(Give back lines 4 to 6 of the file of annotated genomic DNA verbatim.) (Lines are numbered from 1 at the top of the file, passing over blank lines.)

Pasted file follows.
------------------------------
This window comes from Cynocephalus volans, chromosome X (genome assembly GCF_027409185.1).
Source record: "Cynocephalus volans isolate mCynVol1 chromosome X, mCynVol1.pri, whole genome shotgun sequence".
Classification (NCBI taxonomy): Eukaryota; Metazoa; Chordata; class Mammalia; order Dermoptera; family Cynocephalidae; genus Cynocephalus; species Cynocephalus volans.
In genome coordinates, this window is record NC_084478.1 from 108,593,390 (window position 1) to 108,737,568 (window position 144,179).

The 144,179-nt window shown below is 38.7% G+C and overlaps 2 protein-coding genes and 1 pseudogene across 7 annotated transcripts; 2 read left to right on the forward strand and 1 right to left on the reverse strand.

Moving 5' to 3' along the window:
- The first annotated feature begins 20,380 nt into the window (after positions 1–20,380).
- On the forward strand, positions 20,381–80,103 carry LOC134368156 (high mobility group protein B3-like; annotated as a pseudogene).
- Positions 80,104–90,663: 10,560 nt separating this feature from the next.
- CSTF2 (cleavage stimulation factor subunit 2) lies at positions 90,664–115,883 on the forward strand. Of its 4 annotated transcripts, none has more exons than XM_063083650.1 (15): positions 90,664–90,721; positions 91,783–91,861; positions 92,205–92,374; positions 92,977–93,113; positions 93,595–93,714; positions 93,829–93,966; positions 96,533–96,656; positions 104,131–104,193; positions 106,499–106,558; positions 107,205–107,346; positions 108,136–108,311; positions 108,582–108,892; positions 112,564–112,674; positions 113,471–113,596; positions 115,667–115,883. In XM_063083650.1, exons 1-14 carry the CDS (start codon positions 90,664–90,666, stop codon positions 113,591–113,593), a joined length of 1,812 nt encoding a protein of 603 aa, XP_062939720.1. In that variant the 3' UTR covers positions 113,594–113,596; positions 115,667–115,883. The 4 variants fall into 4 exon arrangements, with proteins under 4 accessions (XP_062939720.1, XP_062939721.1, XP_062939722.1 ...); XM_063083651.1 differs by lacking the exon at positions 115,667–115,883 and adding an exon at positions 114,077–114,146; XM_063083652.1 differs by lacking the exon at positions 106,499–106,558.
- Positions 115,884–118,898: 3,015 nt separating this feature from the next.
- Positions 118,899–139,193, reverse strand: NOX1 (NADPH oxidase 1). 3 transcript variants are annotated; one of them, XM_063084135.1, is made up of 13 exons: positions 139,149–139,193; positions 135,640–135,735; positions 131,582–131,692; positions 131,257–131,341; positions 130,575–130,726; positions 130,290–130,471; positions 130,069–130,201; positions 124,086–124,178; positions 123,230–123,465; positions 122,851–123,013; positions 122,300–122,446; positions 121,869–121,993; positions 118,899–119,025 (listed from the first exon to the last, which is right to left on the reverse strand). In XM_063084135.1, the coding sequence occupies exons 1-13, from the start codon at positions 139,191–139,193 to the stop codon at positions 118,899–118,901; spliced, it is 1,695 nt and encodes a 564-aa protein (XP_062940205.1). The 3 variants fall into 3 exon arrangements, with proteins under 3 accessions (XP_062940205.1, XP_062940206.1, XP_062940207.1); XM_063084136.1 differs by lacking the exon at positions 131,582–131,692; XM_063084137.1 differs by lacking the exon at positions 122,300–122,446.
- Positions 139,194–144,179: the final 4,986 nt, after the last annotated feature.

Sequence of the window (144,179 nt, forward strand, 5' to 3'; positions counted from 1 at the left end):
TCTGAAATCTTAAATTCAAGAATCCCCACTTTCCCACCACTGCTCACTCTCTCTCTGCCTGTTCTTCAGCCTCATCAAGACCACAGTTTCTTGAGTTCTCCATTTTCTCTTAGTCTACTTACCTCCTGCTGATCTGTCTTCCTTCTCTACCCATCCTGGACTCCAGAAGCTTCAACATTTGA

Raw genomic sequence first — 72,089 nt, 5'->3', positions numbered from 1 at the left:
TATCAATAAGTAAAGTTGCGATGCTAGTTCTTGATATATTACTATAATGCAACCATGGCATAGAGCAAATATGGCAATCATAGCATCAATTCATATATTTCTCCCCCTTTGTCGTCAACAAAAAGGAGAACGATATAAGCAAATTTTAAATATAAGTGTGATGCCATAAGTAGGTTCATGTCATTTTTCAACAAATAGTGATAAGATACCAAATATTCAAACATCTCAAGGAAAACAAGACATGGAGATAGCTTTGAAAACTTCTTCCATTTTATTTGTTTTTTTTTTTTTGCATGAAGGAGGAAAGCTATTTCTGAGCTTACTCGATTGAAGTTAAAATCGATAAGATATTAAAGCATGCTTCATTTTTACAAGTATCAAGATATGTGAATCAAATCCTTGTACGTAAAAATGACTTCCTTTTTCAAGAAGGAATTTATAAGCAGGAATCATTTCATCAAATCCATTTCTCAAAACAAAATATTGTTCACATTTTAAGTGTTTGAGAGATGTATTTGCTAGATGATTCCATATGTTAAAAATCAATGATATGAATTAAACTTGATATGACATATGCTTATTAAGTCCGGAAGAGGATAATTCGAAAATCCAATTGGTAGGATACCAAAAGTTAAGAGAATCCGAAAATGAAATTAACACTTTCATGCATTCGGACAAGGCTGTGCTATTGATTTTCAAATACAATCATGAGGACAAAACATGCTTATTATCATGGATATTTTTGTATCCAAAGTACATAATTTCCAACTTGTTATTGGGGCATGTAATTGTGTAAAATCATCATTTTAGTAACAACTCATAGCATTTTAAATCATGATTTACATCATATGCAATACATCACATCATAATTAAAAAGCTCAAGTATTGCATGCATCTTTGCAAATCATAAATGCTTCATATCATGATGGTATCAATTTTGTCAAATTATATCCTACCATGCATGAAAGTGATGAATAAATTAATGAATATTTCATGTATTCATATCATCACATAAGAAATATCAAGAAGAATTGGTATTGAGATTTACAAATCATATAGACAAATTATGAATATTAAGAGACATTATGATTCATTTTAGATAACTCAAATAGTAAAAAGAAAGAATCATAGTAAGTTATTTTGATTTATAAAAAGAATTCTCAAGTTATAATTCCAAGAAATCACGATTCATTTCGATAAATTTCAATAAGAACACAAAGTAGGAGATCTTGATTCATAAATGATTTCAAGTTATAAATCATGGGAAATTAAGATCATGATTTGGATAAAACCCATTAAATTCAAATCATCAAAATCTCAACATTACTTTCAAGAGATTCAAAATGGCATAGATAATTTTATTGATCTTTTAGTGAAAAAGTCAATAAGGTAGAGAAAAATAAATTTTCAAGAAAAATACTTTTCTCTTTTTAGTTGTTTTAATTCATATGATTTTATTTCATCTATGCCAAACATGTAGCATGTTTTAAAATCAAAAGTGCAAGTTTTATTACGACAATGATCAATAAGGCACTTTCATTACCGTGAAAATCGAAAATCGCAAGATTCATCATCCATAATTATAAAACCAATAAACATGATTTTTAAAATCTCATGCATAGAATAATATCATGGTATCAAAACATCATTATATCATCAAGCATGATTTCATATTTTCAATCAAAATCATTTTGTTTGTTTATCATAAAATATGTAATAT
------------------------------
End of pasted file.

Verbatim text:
In genome coordinates, this window is record NC_084478.1 from 108,593,390 (window position 1) to 108,737,568 (window position 144,179).

The 144,179-nt window shown below is 38.7% G+C and overlaps 2 protein-coding genes and 1 pseudogene across 7 annotated transcripts; 2 read left to right on the forward strand and 1 right to left on the reverse strand.

Moving 5' to 3' along the window: